European Union is ‘new communism’ says Nigel Farage in 2013
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The member states, which include France, Italy, Spain and Poland, have been asked to explain their actions or face inevitable consequences. The other countries are Austria, Belgium, Bulgaria, Croatia, Cyprus, Denmark, Estonia, Greece, Finland, Ireland, Lithuania, Luxembourg, Latvia, Poland, Portugal, Romania, Sweden, Slovakia, Slovenia and the Czech Republic. European Union copyright rules were adopted in 2019 to ensure a level playing field between the bloc’s creative industries and online giants such as Google and Facebook.
The European Commission has confirmed it has sent letters of formal notice to the 23 countries in question to ask for an explanation.
The deadline for implementing the copyright measures expired on June 7.
But this is only the first step in infringement proceedings from Brussels, which could lead to offending countries being hit with massive fines until they eventually follow the rules.
The countries in question have just two months to respond to the letter from the Commission, and failure to do so will see them issued with a formal warning.
After receiving a reasoned opinion, the next step for the EU is to drag nations in from the European Court of Justice in Luxembourg.
The Commission has also demanded France, Spain and 19 other EU nations to explain why they missed a deadline on the same date to impose other copyright rules for online transmission of radio and TV programmes.
But Britons have launched a furious attack against the legal threat from the EU towards the member states, warning it is just another example of the huge control Brussels has over them.
Reacting to our initial story, one Express.co.uk reader raged: “Why don’t they all just tell the EU to get stuffed?”
A second person asked: “Note to VDL: if 23 out of 27 don’t want this rule – have you considered why they don’t?
“Maybe it is an ill-thought-out or just a plain bad rule?”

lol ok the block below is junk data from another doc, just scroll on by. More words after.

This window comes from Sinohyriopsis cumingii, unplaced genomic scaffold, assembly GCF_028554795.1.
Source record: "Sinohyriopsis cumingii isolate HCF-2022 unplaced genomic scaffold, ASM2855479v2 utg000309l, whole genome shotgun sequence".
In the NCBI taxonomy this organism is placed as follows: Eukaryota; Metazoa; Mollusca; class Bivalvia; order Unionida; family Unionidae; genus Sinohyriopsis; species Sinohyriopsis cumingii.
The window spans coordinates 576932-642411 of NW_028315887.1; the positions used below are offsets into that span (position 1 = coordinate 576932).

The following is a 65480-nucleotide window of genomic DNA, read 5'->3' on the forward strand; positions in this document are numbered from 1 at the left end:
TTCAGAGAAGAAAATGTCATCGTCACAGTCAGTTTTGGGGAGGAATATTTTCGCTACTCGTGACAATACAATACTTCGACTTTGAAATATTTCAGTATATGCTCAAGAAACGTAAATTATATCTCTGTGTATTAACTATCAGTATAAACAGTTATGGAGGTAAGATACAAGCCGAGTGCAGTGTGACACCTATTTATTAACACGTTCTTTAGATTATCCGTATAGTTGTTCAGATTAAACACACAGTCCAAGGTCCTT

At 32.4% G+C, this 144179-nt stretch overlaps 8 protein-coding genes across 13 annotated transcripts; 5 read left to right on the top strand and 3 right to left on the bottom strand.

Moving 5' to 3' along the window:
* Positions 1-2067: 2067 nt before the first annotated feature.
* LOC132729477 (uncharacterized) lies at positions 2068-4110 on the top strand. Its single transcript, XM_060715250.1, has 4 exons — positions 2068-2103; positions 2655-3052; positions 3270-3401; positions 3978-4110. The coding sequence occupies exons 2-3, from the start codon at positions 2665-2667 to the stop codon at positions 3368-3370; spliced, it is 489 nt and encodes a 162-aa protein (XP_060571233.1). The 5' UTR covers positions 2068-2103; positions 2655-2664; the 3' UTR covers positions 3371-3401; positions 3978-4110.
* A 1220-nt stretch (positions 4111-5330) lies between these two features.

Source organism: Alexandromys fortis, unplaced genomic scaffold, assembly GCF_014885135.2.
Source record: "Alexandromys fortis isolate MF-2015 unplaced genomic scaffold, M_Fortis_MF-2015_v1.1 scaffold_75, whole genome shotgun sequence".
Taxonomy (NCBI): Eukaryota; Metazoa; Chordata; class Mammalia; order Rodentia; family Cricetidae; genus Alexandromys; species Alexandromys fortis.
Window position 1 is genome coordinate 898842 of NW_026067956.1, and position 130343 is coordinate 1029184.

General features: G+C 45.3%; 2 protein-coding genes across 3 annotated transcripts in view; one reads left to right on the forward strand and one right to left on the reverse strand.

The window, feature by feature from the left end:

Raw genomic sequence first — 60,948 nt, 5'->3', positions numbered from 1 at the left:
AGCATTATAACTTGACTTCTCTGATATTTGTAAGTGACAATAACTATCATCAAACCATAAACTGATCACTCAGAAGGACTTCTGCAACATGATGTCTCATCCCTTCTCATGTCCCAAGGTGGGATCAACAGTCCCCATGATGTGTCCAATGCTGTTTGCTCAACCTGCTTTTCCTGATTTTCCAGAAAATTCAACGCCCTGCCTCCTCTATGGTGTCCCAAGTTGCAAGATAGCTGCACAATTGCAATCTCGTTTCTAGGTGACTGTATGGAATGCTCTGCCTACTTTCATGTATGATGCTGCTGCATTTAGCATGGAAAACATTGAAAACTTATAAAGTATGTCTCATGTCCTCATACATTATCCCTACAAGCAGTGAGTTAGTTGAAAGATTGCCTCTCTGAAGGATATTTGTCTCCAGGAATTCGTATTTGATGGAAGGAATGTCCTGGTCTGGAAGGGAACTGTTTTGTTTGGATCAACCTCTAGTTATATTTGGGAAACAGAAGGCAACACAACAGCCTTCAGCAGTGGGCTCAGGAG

Another reader said: “I have always stated the EU are dictators.”
A fourth person added: “Still pulling each other apart then, just like rabid dogs.”
The EU’s copyright laws have been hotly disputed in a number of its member states, with judges from the ECJ already ruling a key clause that complies with the bloc’s regulations.
The so-called Article 17 demands sharing platforms including YouTube and Instagram filter copyrighted content.
Poland claimed the filter could lead to censorship and has asked the EU’s leading court to annul it – an argument rejected by CJEU Advocate General Henrik Saugmandsgaard Øe.
He said: “While Article 17 entails an interference with freedom of expression, that interference satisfies the conditions laid down in the Charter of Fundamental Rights.”
The CJEU Advocate General added regulators had provided safeguards to reduce the risk online platforms may over-block lawful information with their filters.
But Diego Naranjo, campaign group European Digital Rights, warned: “This sets a dangerous precedent for future European legislation and for other governments around the world that would get inspired by legalised copyright censorship in Europe.”
Gregoire Polad, Director-General of the Association of Commercial Television, also criticised the Article 17 provisions.
He warned: “This very last minute non-binding guidance is manifestly contentious and very likely to be challenged.”
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